I mean, at a real basic sort of representative small “d” Democratic levels, the people of Minnesota really do deserve a senator.  I mean, it‘s no small thing.  There‘s a lot of very important legislation moving through Congress right now, and I think the people of Minnesota deserve to be represented.

Now, it was a really close race and, you know, he had a lot of objections.  But at a certain point, you know, you have to say, “Enough is enough.”  And it seems like several months, you know, three, four months after this election, that that might be the time right about now.

OLBERMANN:  Is there any chance he‘s going to concede because—I mean, a man who could say when he was up 221 votes, that a recount was too costly, but when he‘s down 225 votes, he now wants the state to have a whole new election.  Would that be a fool‘s bet to say that, at some point, is he‘s just going to say—all right, you know, Chris Hayes, you are absolutely right?

HAYES:  Well, yes.  I mean, I know—I know former Senator Coleman really takes my advice to heart, generally.


HAYES:  So, I wouldn‘t be surprised if that were the case.

No, I mean, I don‘t know—I really don‘t know what the end game is for them.  I really do think that from the perspective of the Republicans as a group right now, every day wasted, every day foot-dragging, every day that you can kind of obstruct and get the wheels of government stuck in the mud—is a victory.  That‘s the only victory they can hope for at this point.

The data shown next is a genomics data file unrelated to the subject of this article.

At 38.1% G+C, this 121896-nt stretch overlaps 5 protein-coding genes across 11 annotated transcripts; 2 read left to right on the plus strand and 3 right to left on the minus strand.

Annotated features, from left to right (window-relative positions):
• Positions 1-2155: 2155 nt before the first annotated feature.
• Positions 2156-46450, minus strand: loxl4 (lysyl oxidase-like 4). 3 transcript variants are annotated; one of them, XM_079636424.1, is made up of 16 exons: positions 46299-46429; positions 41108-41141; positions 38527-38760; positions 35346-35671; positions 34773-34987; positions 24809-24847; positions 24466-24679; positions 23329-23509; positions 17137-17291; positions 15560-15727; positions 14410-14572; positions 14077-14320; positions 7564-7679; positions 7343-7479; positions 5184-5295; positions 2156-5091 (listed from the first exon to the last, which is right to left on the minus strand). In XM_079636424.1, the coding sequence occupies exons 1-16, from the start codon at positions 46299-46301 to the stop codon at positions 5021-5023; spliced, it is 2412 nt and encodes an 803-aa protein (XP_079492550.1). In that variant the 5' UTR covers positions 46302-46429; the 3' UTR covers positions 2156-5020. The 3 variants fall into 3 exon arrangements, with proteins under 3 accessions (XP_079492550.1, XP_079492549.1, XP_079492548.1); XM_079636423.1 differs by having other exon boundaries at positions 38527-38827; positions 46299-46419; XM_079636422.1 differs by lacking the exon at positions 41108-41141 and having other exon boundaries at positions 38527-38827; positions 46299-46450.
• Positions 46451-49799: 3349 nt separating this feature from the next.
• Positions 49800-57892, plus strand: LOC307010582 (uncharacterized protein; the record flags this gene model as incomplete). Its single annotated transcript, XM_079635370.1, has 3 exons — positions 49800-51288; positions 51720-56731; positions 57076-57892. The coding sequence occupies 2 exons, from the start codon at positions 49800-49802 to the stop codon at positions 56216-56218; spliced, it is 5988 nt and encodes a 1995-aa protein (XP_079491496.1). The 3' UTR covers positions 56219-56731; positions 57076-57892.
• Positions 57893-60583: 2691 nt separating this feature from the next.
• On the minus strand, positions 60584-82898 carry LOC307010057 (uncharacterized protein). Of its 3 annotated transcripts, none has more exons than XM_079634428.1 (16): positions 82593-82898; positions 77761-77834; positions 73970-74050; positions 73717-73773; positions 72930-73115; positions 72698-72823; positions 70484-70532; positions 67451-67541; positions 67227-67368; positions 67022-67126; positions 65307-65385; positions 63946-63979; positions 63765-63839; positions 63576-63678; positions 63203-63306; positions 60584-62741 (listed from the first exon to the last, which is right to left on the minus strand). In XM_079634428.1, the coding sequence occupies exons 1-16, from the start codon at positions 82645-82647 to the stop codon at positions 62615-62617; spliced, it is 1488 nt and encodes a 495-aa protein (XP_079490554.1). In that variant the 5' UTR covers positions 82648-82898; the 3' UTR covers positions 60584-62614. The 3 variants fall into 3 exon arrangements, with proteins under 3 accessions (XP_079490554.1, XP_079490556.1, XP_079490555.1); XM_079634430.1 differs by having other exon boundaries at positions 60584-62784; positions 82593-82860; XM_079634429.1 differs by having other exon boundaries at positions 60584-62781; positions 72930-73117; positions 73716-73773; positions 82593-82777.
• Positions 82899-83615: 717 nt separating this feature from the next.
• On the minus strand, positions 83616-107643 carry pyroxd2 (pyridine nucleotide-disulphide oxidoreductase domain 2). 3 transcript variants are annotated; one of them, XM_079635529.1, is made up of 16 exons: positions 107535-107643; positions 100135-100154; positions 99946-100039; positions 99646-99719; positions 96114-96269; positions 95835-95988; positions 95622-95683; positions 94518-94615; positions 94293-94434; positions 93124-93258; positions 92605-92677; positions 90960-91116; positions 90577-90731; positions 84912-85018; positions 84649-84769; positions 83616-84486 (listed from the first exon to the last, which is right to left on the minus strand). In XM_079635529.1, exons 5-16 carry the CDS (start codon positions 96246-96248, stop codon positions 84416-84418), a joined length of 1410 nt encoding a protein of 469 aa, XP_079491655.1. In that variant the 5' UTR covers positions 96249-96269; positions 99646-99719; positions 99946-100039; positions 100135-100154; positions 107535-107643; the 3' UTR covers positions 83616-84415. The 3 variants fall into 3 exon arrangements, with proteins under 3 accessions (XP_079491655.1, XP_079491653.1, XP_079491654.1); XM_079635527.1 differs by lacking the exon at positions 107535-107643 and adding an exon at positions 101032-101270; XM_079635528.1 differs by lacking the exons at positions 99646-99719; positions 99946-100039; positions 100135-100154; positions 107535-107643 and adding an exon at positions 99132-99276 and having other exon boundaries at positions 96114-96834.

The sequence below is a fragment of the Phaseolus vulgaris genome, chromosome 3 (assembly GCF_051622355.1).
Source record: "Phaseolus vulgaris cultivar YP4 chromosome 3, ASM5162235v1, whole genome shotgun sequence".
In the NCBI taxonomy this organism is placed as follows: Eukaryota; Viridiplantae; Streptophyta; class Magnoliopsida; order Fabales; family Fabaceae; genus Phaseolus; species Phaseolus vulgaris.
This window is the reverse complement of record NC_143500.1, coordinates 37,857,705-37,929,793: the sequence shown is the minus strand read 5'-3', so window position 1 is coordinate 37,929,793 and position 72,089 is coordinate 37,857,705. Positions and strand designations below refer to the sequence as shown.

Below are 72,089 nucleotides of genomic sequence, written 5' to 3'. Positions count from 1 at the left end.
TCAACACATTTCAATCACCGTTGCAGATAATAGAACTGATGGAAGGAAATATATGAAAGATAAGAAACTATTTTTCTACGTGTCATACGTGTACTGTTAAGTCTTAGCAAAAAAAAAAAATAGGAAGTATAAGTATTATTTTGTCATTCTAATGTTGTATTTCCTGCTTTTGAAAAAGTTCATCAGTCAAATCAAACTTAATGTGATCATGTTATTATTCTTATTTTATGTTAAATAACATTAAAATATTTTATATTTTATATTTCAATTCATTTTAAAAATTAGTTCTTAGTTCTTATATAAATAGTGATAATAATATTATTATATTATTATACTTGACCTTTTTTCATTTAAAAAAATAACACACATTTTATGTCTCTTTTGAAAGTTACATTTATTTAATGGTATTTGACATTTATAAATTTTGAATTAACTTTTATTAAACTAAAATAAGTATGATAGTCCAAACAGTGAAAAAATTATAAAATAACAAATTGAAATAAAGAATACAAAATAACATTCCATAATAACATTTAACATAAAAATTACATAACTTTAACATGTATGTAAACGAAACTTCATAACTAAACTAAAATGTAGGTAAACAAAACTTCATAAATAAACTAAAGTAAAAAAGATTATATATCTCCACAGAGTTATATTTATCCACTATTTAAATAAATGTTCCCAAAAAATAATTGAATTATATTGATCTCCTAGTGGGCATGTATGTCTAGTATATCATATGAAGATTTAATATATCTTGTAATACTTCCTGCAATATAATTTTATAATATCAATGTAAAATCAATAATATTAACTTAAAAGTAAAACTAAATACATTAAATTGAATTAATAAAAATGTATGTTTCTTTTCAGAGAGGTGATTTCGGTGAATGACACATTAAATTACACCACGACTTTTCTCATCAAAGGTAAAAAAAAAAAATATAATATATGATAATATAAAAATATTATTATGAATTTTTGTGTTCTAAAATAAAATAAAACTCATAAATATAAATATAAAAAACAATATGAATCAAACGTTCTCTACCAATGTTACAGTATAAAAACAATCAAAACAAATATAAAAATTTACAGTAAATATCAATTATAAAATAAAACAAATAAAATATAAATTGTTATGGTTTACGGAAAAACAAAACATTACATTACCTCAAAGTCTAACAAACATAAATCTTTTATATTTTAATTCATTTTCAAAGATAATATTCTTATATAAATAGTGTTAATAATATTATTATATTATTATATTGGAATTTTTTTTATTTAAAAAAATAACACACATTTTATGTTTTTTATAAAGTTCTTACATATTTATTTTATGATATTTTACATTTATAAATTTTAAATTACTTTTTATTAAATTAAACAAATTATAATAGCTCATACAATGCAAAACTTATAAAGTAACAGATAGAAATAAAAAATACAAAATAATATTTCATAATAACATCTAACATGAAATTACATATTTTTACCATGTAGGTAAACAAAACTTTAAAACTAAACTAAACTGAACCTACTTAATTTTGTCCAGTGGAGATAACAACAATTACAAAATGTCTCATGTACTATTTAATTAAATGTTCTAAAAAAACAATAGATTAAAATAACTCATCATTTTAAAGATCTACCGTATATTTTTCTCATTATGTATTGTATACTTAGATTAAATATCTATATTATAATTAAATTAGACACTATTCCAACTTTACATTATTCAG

They‘re not going to pass anything they like, right?  They‘re not going to get anything out of the Barack Obama administration, I think, on domestic policy, particularly, that‘s going to really endear their donors.  What they can do is just try to kind of stick their spook in the wheels. 

And I think Coleman is just one element of a larger strategy to do that.

OLBERMANN:  But if the roles were reversed and the Republicans were in the lead, what would the reaction be like from the Democrats?  And what will the reaction be like from the Republicans?  Would there—is there no recent role model here like, you know, Al Gore?

HAYES:  Absolutely.  I mean, Josh Marshall at Talking Points Memo has been making this point that, essentially, what he calls the “paragovernment” in Washington, which is all kind of the institutional leaps around government.

The town remains wired for Republicans.  It still listens to Republican talking points.  We saw this in the stimulus and we had all these Republicans on the cable networks talking all the time about, you know, their objection to this part of the stimulus.

That still permeates the kind of institutional structure of elite consensus opinion in Washington despite that massive change in public opinion about how people feel about conservative ideas and the Republican Party, the smaller kind of insular beltway establishment is still is far more willing to cut Republicans slack than actual voters at large are.

OLBERMANN:  Chris Hayes of “The Nation,” would-be adviser to Norm Coleman, the former senator from Minnesota.


OLBERMANN:  Thanks, as always, Chris.

HAYES:  Thanks, Keith.